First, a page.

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chastain
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i agree that endoscopies are incredibly difficult for people with lyme. even though i am still so sick with gastro stuff, i simply can not go through one again. the anesthesia gave me seizures and vertigo. it was awful! just my experience. love, jess
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imagine2
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Isnt celiac diagnosed by antigliaden antibodies in the blood?
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JJ29
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Thank you James, Lymetoo, and Keebler .......I just looked at the Enterolab website and spoke to a customer service rep who was very helpful......I'm definitely going to do this.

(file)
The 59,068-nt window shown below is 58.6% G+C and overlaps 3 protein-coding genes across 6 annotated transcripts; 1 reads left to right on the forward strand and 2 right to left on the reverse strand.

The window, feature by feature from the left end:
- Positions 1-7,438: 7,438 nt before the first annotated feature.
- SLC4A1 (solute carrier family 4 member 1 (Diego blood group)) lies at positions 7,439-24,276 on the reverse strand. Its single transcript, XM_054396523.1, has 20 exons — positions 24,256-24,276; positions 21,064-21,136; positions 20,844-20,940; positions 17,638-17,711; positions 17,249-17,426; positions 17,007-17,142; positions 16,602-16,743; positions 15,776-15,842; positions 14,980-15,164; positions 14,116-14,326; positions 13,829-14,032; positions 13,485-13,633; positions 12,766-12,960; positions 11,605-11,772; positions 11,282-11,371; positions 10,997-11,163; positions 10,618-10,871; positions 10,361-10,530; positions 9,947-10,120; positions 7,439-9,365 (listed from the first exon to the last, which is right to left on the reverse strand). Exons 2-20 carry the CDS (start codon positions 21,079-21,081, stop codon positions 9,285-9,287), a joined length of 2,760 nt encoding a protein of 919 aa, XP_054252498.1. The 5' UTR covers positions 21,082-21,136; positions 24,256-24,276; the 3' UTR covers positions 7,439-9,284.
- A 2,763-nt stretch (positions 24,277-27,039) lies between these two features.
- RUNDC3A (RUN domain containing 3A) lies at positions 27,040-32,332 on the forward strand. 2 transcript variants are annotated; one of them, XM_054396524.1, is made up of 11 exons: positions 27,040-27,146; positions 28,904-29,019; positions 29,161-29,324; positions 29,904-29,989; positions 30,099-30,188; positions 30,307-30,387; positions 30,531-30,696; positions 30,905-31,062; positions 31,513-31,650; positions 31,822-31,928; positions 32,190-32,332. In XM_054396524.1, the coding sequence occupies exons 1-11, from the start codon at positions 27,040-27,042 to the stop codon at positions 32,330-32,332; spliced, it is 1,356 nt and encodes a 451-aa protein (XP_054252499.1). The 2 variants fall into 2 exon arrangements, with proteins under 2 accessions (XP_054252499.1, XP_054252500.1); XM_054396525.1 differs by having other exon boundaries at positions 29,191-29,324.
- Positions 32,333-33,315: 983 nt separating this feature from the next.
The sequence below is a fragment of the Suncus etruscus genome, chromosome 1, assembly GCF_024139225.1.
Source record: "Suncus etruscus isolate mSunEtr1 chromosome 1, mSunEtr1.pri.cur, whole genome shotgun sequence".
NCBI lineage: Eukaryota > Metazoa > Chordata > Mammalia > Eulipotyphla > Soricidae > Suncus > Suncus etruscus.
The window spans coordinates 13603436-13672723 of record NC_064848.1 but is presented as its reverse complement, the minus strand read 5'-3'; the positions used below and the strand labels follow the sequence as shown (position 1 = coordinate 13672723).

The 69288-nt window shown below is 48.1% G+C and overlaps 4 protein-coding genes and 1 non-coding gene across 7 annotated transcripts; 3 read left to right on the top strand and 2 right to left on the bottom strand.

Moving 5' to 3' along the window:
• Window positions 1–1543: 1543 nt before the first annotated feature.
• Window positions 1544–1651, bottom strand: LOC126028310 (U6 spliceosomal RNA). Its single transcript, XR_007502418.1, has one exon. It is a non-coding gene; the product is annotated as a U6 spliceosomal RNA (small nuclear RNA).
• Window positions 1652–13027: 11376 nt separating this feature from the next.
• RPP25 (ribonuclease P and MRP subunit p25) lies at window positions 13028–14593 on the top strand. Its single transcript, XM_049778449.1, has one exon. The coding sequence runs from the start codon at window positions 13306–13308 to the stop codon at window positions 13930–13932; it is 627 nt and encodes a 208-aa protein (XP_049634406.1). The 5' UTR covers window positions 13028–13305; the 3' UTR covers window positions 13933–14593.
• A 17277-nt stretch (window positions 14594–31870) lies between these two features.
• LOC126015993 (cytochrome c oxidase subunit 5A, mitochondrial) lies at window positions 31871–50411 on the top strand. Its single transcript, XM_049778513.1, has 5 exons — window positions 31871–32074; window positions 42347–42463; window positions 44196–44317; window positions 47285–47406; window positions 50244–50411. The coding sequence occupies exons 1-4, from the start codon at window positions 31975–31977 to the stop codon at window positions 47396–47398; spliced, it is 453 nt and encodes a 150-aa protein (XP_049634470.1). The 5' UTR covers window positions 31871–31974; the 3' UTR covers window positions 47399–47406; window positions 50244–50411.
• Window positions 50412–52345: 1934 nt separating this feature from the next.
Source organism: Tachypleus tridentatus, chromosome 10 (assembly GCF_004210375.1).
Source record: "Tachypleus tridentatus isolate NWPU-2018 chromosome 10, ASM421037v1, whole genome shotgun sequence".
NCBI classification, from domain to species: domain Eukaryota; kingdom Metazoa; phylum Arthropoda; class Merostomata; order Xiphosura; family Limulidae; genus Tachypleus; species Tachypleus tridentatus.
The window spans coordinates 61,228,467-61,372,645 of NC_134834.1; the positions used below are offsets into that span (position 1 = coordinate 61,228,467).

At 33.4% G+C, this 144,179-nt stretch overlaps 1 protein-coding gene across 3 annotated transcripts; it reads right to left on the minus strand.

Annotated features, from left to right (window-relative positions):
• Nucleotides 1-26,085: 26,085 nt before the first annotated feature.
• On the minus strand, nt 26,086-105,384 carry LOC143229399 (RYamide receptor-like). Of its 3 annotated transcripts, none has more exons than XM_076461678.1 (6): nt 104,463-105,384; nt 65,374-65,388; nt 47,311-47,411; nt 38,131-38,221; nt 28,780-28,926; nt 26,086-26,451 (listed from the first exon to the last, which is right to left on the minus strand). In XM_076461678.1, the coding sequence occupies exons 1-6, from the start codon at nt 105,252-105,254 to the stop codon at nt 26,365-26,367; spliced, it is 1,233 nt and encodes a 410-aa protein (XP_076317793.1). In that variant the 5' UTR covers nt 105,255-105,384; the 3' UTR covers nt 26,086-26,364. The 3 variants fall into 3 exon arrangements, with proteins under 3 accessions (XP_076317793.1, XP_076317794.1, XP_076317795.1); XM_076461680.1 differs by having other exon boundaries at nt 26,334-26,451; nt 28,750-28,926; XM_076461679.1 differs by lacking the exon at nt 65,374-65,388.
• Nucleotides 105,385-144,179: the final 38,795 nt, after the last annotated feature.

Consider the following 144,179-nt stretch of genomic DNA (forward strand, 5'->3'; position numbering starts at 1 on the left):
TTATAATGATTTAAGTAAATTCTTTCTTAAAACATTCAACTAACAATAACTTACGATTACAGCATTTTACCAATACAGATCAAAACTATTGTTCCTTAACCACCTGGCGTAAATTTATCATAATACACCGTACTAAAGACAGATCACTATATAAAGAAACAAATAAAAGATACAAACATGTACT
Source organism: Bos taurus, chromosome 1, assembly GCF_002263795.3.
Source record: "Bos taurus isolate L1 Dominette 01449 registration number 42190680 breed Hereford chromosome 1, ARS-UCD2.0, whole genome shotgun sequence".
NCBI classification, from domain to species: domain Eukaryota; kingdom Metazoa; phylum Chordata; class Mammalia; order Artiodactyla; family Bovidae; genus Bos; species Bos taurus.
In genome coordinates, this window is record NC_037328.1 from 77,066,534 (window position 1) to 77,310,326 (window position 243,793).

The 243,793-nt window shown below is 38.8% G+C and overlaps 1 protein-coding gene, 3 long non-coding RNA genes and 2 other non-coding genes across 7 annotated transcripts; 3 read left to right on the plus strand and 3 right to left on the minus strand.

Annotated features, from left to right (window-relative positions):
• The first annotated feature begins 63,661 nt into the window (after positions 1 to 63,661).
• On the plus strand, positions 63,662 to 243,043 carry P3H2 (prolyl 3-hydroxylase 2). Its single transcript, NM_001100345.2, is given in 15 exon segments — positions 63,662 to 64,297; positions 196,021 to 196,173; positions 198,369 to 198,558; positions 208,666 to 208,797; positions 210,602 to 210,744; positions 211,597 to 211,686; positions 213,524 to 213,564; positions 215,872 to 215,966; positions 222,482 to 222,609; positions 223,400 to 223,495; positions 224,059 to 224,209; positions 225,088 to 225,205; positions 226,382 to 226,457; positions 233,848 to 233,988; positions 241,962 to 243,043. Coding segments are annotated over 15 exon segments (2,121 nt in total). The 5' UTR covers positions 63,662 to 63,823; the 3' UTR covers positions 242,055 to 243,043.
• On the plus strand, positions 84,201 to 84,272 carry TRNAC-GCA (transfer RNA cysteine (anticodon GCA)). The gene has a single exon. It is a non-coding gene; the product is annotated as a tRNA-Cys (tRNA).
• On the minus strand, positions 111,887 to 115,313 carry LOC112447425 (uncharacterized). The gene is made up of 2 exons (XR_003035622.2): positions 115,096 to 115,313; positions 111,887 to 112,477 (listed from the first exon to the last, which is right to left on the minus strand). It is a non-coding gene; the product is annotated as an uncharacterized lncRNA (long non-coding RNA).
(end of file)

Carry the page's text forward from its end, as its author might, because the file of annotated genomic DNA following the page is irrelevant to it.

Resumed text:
I know that this is a long shot but I'm going to see if my conventional gastro will give me a script for a couple of the Enterolab tests so that maybe my insurance will cover some of the cost.

Eliz428 .....I can relate with what your saying.....other than screening for cancer, the endoscopy is a pretty useless test....sorry to hear that you had a problem with the anesthesia.

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Garden
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imagine2, antigliadin antibodies in the blood is helpful for screening, but it is not diagnostic. The IGA TTA is predictive of celiac.

High IGA AGA (anti-gliadin antibodies) can also suggest a wheat allergy.

--------------------
Garden

"Fibromylagia" for 8+ years
Pos IgeneX WB per both Igenex and CDC
Pos Neuroscience MyLymeImmuneID
Started tx for Lyme in March 2011

Posts: 245 | From East Coast | Registered: May 2011  |  IP: Logged | Report this post to a Moderator